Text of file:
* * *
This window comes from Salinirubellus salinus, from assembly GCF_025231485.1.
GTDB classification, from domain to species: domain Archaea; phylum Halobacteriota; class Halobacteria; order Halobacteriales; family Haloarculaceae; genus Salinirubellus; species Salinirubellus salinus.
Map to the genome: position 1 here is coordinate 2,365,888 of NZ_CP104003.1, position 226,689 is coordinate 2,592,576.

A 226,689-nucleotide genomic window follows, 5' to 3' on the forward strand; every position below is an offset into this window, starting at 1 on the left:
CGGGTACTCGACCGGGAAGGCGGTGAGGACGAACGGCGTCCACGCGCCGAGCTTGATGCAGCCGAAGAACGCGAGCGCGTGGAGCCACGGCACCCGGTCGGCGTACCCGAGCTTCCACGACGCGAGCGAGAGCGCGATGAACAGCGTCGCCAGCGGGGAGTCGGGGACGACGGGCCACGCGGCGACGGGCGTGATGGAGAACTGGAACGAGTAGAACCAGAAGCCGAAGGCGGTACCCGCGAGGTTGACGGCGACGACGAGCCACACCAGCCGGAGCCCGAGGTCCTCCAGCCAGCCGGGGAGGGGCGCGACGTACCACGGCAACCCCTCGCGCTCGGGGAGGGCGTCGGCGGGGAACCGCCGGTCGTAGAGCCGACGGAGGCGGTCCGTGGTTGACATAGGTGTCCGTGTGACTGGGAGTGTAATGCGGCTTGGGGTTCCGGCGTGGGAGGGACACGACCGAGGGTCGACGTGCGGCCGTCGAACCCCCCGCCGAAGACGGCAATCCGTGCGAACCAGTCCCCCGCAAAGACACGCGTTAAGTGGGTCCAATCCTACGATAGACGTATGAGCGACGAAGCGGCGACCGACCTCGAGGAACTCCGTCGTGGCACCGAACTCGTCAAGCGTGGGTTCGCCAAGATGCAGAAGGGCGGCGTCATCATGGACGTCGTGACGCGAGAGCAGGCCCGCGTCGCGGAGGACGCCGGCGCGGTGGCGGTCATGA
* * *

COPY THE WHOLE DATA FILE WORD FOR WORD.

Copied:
This window comes from Salinirubellus salinus, from assembly GCF_025231485.1.
GTDB classification, from domain to species: domain Archaea; phylum Halobacteriota; class Halobacteria; order Halobacteriales; family Haloarculaceae; genus Salinirubellus; species Salinirubellus salinus.
Map to the genome: position 1 here is coordinate 2,365,888 of NZ_CP104003.1, position 226,689 is coordinate 2,592,576.

A 226,689-nucleotide genomic window follows, 5' to 3' on the forward strand; every position below is an offset into this window, starting at 1 on the left:
CGGGTACTCGACCGGGAAGGCGGTGAGGACGAACGGCGTCCACGCGCCGAGCTTGATGCAGCCGAAGAACGCGAGCGCGTGGAGCCACGGCACCCGGTCGGCGTACCCGAGCTTCCACGACGCGAGCGAGAGCGCGATGAACAGCGTCGCCAGCGGGGAGTCGGGGACGACGGGCCACGCGGCGACGGGCGTGATGGAGAACTGGAACGAGTAGAACCAGAAGCCGAAGGCGGTACCCGCGAGGTTGACGGCGACGACGAGCCACACCAGCCGGAGCCCGAGGTCCTCCAGCCAGCCGGGGAGGGGCGCGACGTACCACGGCAACCCCTCGCGCTCGGGGAGGGCGTCGGCGGGGAACCGCCGGTCGTAGAGCCGACGGAGGCGGTCCGTGGTTGACATAGGTGTCCGTGTGACTGGGAGTGTAATGCGGCTTGGGGTTCCGGCGTGGGAGGGACACGACCGAGGGTCGACGTGCGGCCGTCGAACCCCCCGCCGAAGACGGCAATCCGTGCGAACCAGTCCCCCGCAAAGACACGCGTTAAGTGGGTCCAATCCTACGATAGACGTATGAGCGACGAAGCGGCGACCGACCTCGAGGAACTCCGTCGTGGCACCGAACTCGTCAAGCGTGGGTTCGCCAAGATGCAGAAGGGCGGCGTCATCATGGACGTCGTGACGCGAGAGCAGGCCCGCGTCGCGGAGGACGCCGGCGCGGTGGCGGTCATGA